31. Haukkala, Hiski. The Russian Challenge to EU Normative Power: The Case of European Neighbourhood Policy // The International Spectator, 2008, No. 43(2), pp. 35-47.

32. Haukkala, Hiski. Lost in Translation? Why the EU Has Failed to Infl uence Russia’s Development // Europe-Asia Studies, 2009, No. 61(10), pp. 1757-1575.

33. Headley, James. Challenging the EU’s Claim to Moral Authority: Russian Talk of ‘double Standards’ // Asia Europe Journal, 2015, pp. 1-11.

34. Higgins, Andrew. Moldova Eyes Russia’s Embrace as Flirtation With Europe Fades // The New York Times, 2015. Mode of access: http://www.nytimes.com/2015/05/22/world/europe/moldova-eyes-russias-embrace-as-fl irtationwith-europe-fades.html

35. Hill, Fiona. Moscow Discovers Soft Power // Current History, 2006, No. 105(693), p. 341.

36. Jackson, Nicole J. Russian Foreign Policy and the CIS: Theories, Debates and Actions. Psychology Press, 2003.

37. Jakobson, Roman. Slavic Languages: A Condensed Survey. New York: King’s Crown Press, 1995. Mode of access: http://eric.ed.gov/?id=ED044945

38. Kokoshin, Andrei. Real Sovereignty and Sovereign Democracy // Russia in Global Affairs, 2006, No. 4(4), p. 105.

39. Kortlandt, Frederik. From Proto-Indo-European to Slavic // Journal of Indo-European Studies, 1994, No. 22(1), pp. 1-20.

40. Kosachev, Konstantin. The Specifi cs of Russian Soft Power // Russia in Global Affairs, 2012, No. 3.

41. Krastev, Ivan. ’Sovereign Democracy’, RussianStyle. // Open Democracy, 2006, No. 16.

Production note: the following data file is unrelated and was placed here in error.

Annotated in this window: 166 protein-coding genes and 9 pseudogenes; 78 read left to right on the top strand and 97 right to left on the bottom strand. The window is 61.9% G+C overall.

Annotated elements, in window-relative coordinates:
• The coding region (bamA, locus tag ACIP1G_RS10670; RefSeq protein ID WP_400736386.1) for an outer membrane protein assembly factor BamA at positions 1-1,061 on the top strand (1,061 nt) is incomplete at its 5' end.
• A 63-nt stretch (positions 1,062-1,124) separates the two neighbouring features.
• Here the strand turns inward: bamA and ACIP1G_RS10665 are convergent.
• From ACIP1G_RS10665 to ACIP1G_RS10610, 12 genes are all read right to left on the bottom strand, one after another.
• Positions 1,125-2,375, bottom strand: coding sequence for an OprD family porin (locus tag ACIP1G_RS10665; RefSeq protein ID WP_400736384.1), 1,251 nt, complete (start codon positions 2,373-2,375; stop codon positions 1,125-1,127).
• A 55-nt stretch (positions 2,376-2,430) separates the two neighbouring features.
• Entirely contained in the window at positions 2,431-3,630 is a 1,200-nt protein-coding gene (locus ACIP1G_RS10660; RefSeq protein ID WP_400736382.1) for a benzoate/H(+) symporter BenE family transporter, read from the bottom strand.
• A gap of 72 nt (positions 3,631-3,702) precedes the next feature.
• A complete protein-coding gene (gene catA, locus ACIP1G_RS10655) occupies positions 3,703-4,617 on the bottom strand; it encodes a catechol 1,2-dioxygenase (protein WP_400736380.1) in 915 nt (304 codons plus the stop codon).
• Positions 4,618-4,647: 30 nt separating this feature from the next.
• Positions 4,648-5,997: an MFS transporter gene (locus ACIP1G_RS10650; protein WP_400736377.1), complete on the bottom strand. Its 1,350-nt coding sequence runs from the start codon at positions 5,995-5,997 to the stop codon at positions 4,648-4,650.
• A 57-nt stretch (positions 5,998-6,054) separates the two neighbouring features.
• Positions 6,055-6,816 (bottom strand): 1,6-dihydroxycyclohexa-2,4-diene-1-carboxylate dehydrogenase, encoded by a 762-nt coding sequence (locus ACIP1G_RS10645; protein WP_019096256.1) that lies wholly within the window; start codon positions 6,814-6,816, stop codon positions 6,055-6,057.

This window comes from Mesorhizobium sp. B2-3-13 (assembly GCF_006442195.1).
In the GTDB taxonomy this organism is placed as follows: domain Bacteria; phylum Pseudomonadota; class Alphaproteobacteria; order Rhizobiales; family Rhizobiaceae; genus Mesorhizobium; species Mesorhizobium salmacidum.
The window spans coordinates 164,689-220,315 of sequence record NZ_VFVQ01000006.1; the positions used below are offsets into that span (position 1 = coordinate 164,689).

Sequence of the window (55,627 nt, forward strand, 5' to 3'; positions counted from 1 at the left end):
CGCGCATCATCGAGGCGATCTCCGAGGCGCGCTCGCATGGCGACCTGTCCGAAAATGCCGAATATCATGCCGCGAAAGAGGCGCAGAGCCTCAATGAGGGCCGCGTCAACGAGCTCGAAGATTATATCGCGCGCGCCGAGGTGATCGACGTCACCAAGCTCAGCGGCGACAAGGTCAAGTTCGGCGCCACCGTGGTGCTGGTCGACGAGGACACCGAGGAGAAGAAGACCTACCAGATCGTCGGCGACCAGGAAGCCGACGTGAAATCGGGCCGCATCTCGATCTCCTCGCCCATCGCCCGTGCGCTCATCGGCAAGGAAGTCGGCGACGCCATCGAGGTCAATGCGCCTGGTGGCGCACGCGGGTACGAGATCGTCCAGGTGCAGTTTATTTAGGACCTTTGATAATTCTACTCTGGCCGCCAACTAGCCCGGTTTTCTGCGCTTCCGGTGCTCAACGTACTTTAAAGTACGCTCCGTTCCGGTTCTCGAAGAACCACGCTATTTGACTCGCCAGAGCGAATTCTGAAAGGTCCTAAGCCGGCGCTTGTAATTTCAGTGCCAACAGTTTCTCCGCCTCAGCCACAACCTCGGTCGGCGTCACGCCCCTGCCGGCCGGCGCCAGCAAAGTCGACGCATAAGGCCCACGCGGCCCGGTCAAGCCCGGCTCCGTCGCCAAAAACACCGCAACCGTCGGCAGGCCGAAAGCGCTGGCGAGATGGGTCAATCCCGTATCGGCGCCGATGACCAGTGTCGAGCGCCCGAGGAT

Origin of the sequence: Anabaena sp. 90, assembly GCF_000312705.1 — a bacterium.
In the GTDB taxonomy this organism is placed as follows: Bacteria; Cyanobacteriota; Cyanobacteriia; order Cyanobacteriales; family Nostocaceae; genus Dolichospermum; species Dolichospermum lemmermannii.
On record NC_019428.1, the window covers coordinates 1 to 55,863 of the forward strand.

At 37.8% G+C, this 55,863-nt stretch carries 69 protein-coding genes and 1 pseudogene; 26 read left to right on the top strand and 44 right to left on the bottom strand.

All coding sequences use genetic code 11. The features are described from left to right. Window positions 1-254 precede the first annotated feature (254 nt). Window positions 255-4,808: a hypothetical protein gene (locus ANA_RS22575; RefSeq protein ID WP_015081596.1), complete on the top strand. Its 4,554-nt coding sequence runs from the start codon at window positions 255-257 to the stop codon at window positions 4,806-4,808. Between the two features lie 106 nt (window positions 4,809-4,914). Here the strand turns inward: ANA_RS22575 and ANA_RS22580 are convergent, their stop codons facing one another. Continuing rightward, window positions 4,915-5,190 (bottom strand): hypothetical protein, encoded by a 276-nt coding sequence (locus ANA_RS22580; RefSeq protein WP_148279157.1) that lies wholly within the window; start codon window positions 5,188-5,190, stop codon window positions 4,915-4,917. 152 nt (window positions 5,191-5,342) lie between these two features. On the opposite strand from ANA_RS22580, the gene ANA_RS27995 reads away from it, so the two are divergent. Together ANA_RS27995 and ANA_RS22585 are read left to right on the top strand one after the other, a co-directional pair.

42. Kubicek, Paul. Ukraine and the European Neighborhood Policy: Can the EU Help the Orange Revolution Bear Fruit? // East European Quarterly, 2007, No. 41(1), p. 1.

43. Lane, David. The Orange Revolution: ‘People’s Revolution’ or Revolutionary Coup? // The British Journal of Politics & International Relations, 2008, No. 10(4), pp. 525-549.

44. Lavenex, Sandra. A Governance Perspective on the European Neighbourhood Policy: Integration beyond Conditionality? // Journal of European Public Policy, 2008, No. 15(6), pp. 938-955.

45. Lavrov, Sergey. Remarks by Foreign Minister Sergey Lavrov at the Presentation Ceremony for Lyubov Glebova, Head of the Federal Agency for the Commonwealth of Independent States, Compatriots Living Abroad and International Humanitarian Cooperation. Embassy of the Russian Federation, Washington, DC, 2015.

46. Lipman, Masha. Putin’s ‘Sovereign Democracy’ // Washington Post: A21, 2006.

47. Lucas, Edward. The New Cold War: Putin’s Russia and the Threat to the West. Macmillan, 2014.

48. Lukin, Alexander. From a Post-Soviet to a Russian Foreign Policy: Lessons From the Confl ict with Georgia // Russia in Global Affairs, 2008, No. 6 (4), pp. 52-65.

49. Lukin, Alexander. What the Kremlin Is Thinking // Foreign Affairs, 2014, No. 93(4).

50. Makarychev, Andrey S. Russia’s Search for International Identity Through the Sovereign Democracy Concept // The International Spectator, 2008, No. 43(2), pp. 49-62.